Welcome to the Currency War, Part 8: US Issues Variable-Rate Debt
It's easy to understand the attraction of things like adjustable-rate mortgages and teaser-rate credit cards. They give you cheap money up front and a few years of breathing room in which to raise your cash flow to cover the eventual higher payments.
Sometimes this works out for the best. But frequently not. If your cash flow doesn't rise, a big jump in interest expense can ruin your life, as millions of American homeowners discovered when the mortgage bubble burst in 2007.
But the appeal of variable-rate debt endures. Now, amazingly, it's the US government's turn:
The U.S. Treasury Department said it plans to sell a floating-rate security as early as the fourth quarter this year and signaled it may decide to "gradually" reduce the supply of notes and bonds at auction.
In its quarterly refunding statement today, the Treasury said a final rule on the floating-rate note auction is planned for coming months, with a first sale estimated to occur either in the fourth quarter this year or the first quarter of 2014. The department said it will use the weekly high rate of 13-week Treasury bill auctions as the index for the notes.
With a budget deficit of more than $1 trillion last year, the Treasury needs to expand its base of investors. So-called floaters may appeal to those who are seeking to protect themselves from a possible increase in interest rates or faster inflation stemming from the Federal Reserve's unprecedented monetary stimulus.
"The floaters are being tailored to its audience and also to make it easier to transition into the product," George Goncalves, head of interest-rate strategy in New York at primary dealer Nomura Holdings Inc., said in a telephone interview.
The floating-rate notes would be the first added U.S. government debt security since the Treasury Inflation-Protected Securities, known as TIPS, were introduced in 1997.
"Indexing to the bill rate is likely a function of a preference at the Treasury and because global investors, like central banks, are more familiar buying Treasury bills and are likely more comfortable with this approach to the floaters," Goncalves said.
The minutes said that James Clark, deputy assistant secretary for federal finance, told the panel that the Treasury was tentatively considering $10 billion to $15 billion in floaters a month and would solicit more market opinions as the first auction approached.
Just when you think we can't get any dumber, along comes the next beginner's mistake, committed by supposedly the smartest people the world's most powerful government can attract.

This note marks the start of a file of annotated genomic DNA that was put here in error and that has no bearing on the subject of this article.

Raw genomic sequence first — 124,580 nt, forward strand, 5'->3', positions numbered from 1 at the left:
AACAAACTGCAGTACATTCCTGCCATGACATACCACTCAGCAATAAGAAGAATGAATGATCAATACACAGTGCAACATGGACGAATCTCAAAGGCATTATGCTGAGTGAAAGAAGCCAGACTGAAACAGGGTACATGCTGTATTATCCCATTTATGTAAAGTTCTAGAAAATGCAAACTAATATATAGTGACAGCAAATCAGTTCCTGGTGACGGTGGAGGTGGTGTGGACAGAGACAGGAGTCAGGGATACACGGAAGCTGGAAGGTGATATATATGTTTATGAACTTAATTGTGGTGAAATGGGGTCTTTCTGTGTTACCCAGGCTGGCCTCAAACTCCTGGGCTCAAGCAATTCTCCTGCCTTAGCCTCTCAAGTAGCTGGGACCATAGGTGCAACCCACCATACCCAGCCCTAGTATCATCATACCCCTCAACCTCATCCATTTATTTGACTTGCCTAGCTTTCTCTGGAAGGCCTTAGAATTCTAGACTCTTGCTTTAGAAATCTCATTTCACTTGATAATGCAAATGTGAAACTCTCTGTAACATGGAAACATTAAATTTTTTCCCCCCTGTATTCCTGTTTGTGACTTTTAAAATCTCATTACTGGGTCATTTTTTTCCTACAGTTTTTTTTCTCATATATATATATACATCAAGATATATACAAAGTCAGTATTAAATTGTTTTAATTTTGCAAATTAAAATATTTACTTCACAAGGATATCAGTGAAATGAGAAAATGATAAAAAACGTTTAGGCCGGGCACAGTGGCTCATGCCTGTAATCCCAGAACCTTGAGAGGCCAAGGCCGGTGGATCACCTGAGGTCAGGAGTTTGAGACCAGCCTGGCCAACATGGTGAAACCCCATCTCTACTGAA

As the article notes, variable-rate bonds offer buyers some protection against rising interest rates. But of course the other side of that coin is that it increases the risk from rising interest rates for the rest of us. Already, the federal debt is mostly short-term paper that has to be rolled over every year or two. So rising interest rates would send the Treasury's debt service costs through the roof as each new rollover is at a higher rate. Issuing longer-term floating-rate bonds would simply streamline the translation of higher rates into higher interest costs. In that sense, the new strategy is like maxing out teaser-rate credit cards to pay off a mortgage; good for cash flow in year one, very bad thereafter.
This is not an issue while the Fed is buying up $85 billion of Treasuries each month and rebating the resulting interest to the Treasury. It's when the Fed tries to stop that things get dicey. Because a robustly-growing economy - which is the goal of all this borrowing and spending - naturally leads to higher interest rates. During the good old days of 1960 - 1980, the average rate on government borrowing was about 6%, or more than twice as high as today.
But rising rates would send the interest the government owes to non-Fed bondholders through the roof, increasing the deficit and either crowding out productive spending - which would tend to slow economic growth - or creating an even bigger mountain of debt that will require low interest rates to pay off. A 6% average borrowing cost applied to the $20 trillion that Washington will owe in another few years yields an interest expense of $1.2 trillion - every year forever, much of it going to China, Japan, and Saudi Arabia.
To sum up, floating-rate government bonds are just one more reason that interest rates can never be allowed to rise (and QE can never stop), even if it means sacrificing the value of the dollar, yen and euro. Devaluation is the only way out - for everyone.